Rocky Dawuni presenting the visuals for his new single, ‘Wickedest Sound’
Thirty seconds into the vibrant, gorgeous clip for “Wickedest Sound,” Rocky Dawuni shows us the flag for the first time. It flutters in a sea breeze above a wooden fishing boat – red, yellow, and green horizontal stripes and a black star in the middle. Dawuni wants you to know exactly where he’s coming from: Ghana, the jewel of West Africa, a thriving, populous, creative coastal country with a long and storied musical tradition. Ghana is the home of Highlife, one of the most widespread and influential genres of African popular music, and it’s long been a launching place for pan-African and international musical sensations. Rocky Dawuni is the latest to carry on that tradition of sonic greatness, and in 2015, he became the first Ghanaian to receive a nomination for a GRAMMY Award.
That nod came for Branches Of The Same Tree, his electrifying and internationally successful sixth album, in the Best Reggae Album category. But while Dawuni has an exhaustive knowledge of Reggae and incorporates many elements of the style into his music, don’t pigeonhole him as a Reggae artist. His music is a glittering amalgam of influences, including Afrobeat, Highlife, traditional Ghanaian folk, dancehall, jazz, North American soul, R&B, and electropop. He calls his sound “Afro Roots,” and there’s nothing quite like it. On Beats of Zion, his latest release, he’s taken a turn toward the traditional sounds of Ghana and the Caribbean, but synthesizers, electric guitars, and thunderous beats ground the music in the current moment. “Wickedest Sound” features a guest performance from Stonebwoy, a rising star on the global Reggae scene and the 2015 Ghana Artist Of The Year.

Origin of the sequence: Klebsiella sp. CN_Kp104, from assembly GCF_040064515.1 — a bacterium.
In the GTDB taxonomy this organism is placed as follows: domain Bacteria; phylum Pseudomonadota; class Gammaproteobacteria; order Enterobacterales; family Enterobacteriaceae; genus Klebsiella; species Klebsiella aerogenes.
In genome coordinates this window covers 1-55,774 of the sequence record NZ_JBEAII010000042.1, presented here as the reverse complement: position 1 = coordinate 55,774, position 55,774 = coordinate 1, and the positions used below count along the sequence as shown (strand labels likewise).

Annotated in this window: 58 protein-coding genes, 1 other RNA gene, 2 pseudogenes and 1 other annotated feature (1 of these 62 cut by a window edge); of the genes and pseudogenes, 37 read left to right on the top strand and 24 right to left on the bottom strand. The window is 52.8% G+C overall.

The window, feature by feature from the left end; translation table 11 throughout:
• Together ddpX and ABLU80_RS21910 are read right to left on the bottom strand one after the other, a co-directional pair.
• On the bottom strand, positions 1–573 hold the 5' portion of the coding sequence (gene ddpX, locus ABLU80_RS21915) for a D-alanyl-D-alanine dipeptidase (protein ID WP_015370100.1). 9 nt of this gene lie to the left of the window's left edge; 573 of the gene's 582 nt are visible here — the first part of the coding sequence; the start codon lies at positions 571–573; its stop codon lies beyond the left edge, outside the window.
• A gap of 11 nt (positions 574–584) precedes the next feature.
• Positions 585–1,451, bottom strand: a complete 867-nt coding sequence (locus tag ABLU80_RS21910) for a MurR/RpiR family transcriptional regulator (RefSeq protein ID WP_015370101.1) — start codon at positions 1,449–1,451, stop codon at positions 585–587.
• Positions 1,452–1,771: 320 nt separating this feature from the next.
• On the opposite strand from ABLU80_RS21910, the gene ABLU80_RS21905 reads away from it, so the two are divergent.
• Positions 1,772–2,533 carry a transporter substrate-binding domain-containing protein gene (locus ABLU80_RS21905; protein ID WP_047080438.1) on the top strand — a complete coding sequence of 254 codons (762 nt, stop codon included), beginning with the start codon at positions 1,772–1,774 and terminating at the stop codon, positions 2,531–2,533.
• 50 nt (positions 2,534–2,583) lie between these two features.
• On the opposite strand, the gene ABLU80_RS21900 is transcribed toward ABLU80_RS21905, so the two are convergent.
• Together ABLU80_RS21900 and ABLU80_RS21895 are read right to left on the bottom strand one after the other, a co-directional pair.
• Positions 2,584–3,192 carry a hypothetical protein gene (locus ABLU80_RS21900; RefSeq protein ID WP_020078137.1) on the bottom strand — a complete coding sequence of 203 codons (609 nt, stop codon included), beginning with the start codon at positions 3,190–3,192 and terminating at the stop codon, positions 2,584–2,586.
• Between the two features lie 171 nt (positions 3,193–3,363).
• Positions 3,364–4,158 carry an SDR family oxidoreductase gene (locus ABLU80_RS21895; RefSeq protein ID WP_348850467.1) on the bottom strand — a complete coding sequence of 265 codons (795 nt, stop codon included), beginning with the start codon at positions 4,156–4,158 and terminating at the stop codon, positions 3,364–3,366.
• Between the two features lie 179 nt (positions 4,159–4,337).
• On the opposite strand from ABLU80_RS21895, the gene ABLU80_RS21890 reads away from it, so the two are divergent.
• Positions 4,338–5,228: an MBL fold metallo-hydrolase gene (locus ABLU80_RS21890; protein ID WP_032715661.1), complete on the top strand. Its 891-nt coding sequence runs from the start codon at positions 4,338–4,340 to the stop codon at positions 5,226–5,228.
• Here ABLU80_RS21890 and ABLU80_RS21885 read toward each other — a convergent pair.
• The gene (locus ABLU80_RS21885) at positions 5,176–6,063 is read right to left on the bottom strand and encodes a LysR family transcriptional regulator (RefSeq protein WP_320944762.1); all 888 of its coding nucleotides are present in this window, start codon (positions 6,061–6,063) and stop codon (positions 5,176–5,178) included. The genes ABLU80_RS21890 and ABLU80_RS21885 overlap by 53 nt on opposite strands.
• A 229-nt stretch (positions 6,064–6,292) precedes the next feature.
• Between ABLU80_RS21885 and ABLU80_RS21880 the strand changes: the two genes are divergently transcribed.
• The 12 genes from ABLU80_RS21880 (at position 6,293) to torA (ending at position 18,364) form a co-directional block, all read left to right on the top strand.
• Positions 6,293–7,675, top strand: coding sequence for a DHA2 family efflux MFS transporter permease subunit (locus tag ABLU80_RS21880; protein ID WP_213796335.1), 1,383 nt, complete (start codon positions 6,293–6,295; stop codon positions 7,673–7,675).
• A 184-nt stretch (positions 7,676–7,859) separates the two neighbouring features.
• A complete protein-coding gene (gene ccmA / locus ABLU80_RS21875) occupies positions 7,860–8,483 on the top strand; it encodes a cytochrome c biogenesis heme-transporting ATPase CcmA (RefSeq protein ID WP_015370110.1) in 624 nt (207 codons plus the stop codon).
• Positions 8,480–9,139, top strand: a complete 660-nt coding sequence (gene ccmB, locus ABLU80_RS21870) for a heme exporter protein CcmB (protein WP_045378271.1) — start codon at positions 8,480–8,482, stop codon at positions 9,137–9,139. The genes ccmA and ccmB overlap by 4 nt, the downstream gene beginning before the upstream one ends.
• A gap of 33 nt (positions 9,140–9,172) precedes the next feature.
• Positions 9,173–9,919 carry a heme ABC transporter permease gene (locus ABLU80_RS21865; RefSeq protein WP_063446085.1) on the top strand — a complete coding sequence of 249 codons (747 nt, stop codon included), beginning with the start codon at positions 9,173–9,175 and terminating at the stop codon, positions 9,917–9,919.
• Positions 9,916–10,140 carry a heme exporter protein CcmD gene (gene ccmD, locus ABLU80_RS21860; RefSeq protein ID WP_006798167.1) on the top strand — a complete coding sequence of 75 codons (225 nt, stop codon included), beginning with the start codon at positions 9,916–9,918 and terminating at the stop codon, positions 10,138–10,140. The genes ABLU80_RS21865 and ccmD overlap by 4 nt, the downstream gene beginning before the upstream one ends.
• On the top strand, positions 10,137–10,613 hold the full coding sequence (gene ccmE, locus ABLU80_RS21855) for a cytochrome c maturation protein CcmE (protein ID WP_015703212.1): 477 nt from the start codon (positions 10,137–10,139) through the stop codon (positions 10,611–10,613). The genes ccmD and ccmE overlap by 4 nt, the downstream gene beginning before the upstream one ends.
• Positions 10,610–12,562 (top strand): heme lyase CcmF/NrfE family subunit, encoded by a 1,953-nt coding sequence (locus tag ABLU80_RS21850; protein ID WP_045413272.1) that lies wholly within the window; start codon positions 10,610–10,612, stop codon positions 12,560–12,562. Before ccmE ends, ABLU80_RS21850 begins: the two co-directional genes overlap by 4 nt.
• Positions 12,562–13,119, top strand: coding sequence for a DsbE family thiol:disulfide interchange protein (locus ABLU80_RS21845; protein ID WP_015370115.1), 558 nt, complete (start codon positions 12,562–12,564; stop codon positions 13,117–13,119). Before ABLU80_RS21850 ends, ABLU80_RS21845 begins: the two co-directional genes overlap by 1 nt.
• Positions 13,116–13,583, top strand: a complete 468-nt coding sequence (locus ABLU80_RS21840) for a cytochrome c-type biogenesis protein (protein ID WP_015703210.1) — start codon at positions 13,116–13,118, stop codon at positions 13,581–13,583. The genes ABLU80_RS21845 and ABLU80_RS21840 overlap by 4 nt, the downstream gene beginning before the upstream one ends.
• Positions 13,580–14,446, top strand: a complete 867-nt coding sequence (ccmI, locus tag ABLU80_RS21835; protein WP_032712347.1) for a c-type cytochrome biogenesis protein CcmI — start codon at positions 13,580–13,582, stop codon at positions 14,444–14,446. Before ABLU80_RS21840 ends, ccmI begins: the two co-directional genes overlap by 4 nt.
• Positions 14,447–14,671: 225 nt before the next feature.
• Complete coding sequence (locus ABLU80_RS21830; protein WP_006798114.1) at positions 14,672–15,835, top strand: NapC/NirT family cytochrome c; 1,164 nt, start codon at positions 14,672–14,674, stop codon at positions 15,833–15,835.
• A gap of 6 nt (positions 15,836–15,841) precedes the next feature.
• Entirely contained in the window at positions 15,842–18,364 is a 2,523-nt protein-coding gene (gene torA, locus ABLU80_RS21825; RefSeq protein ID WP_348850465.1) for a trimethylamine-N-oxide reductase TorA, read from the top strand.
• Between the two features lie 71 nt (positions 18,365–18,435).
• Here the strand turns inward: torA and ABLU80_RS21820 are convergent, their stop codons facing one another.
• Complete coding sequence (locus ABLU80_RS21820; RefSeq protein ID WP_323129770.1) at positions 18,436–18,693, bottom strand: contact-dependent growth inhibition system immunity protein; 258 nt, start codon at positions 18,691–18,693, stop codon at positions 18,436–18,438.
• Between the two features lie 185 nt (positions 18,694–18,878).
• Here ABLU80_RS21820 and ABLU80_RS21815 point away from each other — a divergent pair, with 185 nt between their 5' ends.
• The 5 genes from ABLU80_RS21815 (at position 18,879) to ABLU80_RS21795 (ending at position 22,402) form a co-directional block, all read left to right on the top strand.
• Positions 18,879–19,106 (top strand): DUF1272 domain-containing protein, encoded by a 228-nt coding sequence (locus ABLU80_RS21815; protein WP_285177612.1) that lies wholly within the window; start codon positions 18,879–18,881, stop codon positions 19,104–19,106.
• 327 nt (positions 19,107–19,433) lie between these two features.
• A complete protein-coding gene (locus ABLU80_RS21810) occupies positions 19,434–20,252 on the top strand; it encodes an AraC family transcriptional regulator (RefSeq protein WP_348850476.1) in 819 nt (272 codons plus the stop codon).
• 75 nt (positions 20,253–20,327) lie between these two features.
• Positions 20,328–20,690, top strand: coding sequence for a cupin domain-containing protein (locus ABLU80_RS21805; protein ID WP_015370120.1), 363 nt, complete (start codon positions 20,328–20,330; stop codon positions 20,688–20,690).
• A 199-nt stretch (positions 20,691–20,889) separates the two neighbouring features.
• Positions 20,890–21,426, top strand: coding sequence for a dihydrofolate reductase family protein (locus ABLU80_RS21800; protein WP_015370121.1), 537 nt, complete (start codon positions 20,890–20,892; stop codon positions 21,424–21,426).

Accra, the Ghanaian capital, is one of the most vital cities on the globe: it’s an explosion of activity, enterprise, and culture. The city is also the stealth star of Slingshot’s clip for “Wickedest Sound.” We’re shown Accra by day – the bustle of the markets, the kids playing on the piers and chasing down dirt roads, the patios and gardens of the musicians’ houses. Accra by night is another story altogether. Slingshot takes us into the clubs of the capital city – where Rocky Dawuni and Stonebwoy are kings, and everybody is invited to their party. By day, the musicians are normal, working-class people doing their jobs; by night, they’re superheroes.